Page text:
By JOSEPH MARTIN
ONE FEATHER STAFF
I’ve covered governments both on and off tribal land. They’ve ranged from Tribal Council and its committees to school boards, from county commissions to town councils and aldermen. I can say this with confidence, none of the other governments hold a candle to the Tribe when it comes to tribal members having access and a say in its operations.
Currently the Tribe tabled a proposal to amend its law on protests. Submitter Becky Walker wants to change the wording from “interested party” to “enrolled member,” which means any tribal member can file a protest on any legislation. If passed as submitted, that means I as an enrolled member can protest, for example, a recognition of heirs resolution for a family of which any connection I had would be extremely remote. That isn’t right. If this proposal passes as submitted, it has the potential to slow tribal government to a crawl, to the point it would get nothing done.
This is something that doesn’t exist in the surrounding local governments, nor does it exist in the state or federal government. One can’t just file something stating “I protest” in any of those circumstances and expect to get anywhere. Does it violate First Amendment rights for a redress of grievances in those instances? No, it doesn’t.
When it comes to the current law, unamended to read “interested party,” it doesn’t violate First Amendment rights, nor does it violate the Tribe’s equivalent, the Indian Civil Rights Act. In fact, the Tribe can have no protest law on legislation at all, and it still wouldn’t amount to a rights violation.
The right to demonstrate, petition for redress of grievances, is still there. If someone objects to how council carries out its functions, or objects to something in its agenda and wishes to organize a demonstration, there are legal ways to do it. Apply for a permit, follow the terms of the permit, and have at it. This is applicable at the local governments outside of the reservation too.
However, there are other avenues tribal members have. They can submit legislation to amend or rescind laws. This has been a common practice, and sometimes it works well. This is an avenue that really doesn’t exist with local governments around us, nor state, nor federal governments. It’s rare, if ever, that they accept proposed legislation just written by their constituents. In fact, it’s rare they accept a proposal that wasn’t drafted by an attorney.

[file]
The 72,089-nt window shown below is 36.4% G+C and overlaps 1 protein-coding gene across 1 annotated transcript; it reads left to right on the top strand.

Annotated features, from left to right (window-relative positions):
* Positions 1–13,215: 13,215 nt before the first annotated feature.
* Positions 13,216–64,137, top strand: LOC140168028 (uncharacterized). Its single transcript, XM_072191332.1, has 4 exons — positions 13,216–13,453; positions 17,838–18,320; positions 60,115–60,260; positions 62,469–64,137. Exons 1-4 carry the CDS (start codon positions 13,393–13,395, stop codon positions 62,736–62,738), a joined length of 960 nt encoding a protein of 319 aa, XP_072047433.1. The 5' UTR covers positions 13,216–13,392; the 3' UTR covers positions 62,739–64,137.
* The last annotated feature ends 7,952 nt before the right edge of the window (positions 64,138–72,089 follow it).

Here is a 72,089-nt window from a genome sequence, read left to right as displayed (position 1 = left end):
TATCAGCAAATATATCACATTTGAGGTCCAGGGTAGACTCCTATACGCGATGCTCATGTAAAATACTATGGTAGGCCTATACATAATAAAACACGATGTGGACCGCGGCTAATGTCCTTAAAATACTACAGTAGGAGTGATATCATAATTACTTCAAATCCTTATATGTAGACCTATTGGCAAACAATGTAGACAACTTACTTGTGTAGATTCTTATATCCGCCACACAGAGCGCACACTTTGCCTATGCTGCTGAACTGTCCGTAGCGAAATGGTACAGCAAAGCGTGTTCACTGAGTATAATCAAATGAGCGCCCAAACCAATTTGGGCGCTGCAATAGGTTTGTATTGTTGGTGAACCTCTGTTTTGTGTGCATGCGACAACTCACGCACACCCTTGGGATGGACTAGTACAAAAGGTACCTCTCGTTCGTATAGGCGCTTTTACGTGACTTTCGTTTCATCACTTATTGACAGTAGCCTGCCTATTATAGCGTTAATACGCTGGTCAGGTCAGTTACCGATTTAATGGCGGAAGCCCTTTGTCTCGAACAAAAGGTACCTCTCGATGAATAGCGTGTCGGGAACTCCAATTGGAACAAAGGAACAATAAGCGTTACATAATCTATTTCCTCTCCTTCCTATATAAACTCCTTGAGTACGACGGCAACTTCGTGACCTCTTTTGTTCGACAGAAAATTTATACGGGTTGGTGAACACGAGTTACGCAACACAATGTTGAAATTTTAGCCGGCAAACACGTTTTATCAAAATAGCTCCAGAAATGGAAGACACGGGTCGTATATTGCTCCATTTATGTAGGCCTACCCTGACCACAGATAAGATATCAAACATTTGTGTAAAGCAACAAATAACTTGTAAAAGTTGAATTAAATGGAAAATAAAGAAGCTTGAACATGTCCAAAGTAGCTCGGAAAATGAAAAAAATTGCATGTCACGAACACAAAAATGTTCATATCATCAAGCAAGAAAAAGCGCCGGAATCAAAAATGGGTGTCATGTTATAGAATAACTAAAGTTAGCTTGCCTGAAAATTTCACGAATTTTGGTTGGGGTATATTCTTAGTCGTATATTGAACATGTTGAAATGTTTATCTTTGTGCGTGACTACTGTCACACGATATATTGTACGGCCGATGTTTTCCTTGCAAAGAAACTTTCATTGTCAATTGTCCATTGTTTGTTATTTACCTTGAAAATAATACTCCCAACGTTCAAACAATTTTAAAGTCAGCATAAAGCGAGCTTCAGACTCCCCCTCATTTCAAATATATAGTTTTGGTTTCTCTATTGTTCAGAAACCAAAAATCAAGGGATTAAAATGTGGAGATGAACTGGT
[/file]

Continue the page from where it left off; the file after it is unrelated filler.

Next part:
If the results don’t address the grievances, then there’s the courts. If a tribal member or members don’t like the actions of tribal leaders on issues, or they should not like the inaction of tribal leaders on some issues, they can file suit in court. This has happened. The actions against Tribal Council pay raises and roadside zoos have been examples of this, and with an institution whose main function is to review the legality of some practices or actions, it’s the perfect place for it. Outside of Cherokee, this is also common practice.
When the argument is made that to regulate protests amount to a civil rights violation, that argument doesn’t hold water. No other government that has tribal members as constituents provides the level of input and access for tribal members to participate. And the rights to free speech, press, practice of religion, peaceably assemble or petition for redress of grievances are not absolute. If they were, there’d be porn in the checkout aisle of Food Lion, human sacrifice in the streets and Asheville’s topless rallies would spill over onto the Qualla Boundary. Regulation of expression is allowable, and the courts, both tribal and Supreme, would probably agree.
Bottom line is, for all the flaws of our tribal government, it’s our tribal government. And I appreciate the level of participation I’m allowed to have in it, even if I’m disappointed in the results. I haven’t seen that level of access at any of the other governments I’ve covered. The protests and rehearing law really should only change “calendar” days to “business” days. That’s reasonable, but restricting it to interested parties needs to remain as it is. That’s if the law is even necessary to begin with when you have all the other avenues of redress.